The Soft Robotic Matter Group focuses on research at the crossroads of soft robotics and mechanical metamaterials. Combining computational, experimental and analytical tools, the group explores how shape, nonlinearities and feedback can be harnessed to embody intelligent behavior in mechanical systems. In particular, the group works on the design, fabrication and fundamental understanding of robotic materials that are capable of autonomously adapting to – and even harnessing – variations in their environment. Along these lines, the group aims to uncover principles that help us understand how such nonlinearities and feedback can bring about complex – but useful – behavior in soft actuated systems.

About the Principle Investigator
In May 2016, Johannes T.B. (Bas) Overvelde became a tenure-track Group Leader @AMOLF an academic institute for fundamental physics with high societal relevance in Amsterdam, where he started the Soft Robotic Matter Group. Overvelde received tenure in January 2021. He is the third Group Leader within the Designer Matter initiative, a relatively new research line at AMOLF. In September 2020, Overvelde was appointed Associate Professor at Eindhoven University of Technology (TU/e). As part of the Dynamics and Control Department, Overvelde works part-time at the Institute for Complex Molecular Systems.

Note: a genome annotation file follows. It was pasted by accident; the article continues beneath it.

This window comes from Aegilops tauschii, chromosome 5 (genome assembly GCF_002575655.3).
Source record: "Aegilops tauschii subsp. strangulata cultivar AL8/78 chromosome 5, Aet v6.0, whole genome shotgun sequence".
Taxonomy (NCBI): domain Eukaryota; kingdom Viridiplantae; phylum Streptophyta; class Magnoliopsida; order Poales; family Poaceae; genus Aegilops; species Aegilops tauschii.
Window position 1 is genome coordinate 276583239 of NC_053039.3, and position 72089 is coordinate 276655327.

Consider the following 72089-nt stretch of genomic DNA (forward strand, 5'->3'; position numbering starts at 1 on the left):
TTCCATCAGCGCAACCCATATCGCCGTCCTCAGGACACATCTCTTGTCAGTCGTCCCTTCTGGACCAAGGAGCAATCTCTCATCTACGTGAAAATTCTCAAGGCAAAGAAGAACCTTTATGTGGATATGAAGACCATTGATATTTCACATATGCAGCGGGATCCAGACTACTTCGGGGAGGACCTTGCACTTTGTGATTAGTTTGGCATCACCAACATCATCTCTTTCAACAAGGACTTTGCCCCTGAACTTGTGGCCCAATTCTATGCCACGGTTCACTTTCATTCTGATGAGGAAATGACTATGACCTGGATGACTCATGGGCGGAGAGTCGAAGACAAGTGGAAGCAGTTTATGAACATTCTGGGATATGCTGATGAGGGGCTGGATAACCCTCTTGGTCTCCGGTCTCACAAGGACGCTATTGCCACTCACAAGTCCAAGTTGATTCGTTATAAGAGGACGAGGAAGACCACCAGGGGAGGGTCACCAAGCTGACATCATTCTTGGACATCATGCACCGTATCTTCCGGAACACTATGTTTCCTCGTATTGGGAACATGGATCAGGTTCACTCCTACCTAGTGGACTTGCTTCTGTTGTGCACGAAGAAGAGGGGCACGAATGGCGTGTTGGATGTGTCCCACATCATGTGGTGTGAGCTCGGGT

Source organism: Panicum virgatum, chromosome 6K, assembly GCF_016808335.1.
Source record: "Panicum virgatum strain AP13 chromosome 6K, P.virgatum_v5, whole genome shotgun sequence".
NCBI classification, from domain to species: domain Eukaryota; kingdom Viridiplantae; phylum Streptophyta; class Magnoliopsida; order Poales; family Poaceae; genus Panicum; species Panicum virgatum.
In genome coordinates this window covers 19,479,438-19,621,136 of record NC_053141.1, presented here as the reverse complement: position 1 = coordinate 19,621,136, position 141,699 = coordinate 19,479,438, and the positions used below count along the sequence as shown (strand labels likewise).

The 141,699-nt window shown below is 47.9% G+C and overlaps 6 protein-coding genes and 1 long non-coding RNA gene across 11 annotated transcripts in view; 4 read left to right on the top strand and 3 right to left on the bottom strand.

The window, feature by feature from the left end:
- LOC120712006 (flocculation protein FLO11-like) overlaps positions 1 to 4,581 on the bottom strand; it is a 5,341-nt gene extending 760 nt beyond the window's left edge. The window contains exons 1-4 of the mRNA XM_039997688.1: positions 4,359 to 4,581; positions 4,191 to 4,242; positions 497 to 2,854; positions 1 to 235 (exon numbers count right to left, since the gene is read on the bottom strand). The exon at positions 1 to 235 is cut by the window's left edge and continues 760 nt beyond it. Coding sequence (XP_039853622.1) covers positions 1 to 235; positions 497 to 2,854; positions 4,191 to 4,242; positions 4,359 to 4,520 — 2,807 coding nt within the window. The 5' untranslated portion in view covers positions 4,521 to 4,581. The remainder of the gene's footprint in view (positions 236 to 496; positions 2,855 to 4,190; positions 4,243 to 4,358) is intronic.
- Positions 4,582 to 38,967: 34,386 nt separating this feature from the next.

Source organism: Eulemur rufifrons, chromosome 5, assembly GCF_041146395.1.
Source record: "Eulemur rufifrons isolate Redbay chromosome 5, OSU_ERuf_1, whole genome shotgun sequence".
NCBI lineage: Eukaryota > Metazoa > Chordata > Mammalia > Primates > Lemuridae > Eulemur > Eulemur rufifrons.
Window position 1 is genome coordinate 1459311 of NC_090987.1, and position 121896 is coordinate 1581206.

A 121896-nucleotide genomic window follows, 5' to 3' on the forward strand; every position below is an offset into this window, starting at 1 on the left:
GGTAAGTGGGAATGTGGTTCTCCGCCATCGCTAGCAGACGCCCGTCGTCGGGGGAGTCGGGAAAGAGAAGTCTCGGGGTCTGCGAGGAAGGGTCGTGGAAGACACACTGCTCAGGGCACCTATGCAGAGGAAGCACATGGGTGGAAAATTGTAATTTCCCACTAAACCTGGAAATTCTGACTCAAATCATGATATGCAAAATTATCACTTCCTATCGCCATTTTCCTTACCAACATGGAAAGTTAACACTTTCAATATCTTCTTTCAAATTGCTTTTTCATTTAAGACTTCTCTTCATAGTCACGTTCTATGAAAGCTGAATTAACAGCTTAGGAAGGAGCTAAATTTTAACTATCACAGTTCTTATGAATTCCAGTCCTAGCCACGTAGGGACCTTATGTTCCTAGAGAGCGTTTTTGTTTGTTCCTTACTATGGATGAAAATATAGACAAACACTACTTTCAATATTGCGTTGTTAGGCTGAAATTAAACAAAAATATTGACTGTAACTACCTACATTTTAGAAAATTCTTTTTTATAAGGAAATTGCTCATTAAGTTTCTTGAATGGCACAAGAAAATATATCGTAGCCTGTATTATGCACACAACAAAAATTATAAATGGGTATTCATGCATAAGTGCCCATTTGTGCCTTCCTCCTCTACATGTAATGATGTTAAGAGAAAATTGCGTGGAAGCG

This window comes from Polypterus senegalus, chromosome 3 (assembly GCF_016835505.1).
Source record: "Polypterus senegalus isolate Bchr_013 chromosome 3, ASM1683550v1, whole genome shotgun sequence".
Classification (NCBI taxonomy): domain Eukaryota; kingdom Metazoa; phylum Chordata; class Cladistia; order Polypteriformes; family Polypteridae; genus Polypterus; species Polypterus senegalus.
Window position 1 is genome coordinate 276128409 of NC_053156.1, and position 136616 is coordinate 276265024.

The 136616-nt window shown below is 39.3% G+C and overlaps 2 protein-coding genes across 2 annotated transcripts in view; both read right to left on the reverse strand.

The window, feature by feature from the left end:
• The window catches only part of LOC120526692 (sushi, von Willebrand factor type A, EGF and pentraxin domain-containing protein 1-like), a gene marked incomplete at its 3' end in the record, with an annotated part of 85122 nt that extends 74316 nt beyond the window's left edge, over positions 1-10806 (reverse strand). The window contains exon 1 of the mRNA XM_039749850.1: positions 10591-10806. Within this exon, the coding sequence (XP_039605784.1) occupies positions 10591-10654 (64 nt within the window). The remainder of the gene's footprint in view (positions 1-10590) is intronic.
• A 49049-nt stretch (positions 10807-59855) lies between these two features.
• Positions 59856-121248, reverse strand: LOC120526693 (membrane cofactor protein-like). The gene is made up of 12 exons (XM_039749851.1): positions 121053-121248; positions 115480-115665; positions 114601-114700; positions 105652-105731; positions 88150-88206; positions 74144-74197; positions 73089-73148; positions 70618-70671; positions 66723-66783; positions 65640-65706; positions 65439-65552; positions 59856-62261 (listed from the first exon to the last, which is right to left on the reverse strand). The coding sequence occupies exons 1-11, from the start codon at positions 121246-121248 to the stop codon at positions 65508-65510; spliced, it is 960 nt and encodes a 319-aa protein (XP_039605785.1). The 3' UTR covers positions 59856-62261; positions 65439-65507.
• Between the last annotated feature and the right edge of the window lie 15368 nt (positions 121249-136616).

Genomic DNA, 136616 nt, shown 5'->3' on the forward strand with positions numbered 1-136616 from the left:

Between 2004 and 2012, Overvelde studied applied physics and mechanical engineering at the Delft University of Technology, where he received both his BSc and MSc degrees in mechanical engineering cum laude. In April 2016, Overvelde finished his PhD in applied mathematics at Harvard University under the direction of professor Katia Bertoldi at the John A. Paulson School of Engineering and Applied Sciences. Overvelde’s PhD research focussed on harnessing compliance and instabilities in engineered structural materials and devices to achieve function.

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Research Highlights

Fluidic Circuits for Soft Robots
Robotic Matter
Origami-inspired Metamaterials
Soft Medical Devices
Inverse Design
Mechanical metamaterials
Soft Fluidic Actuators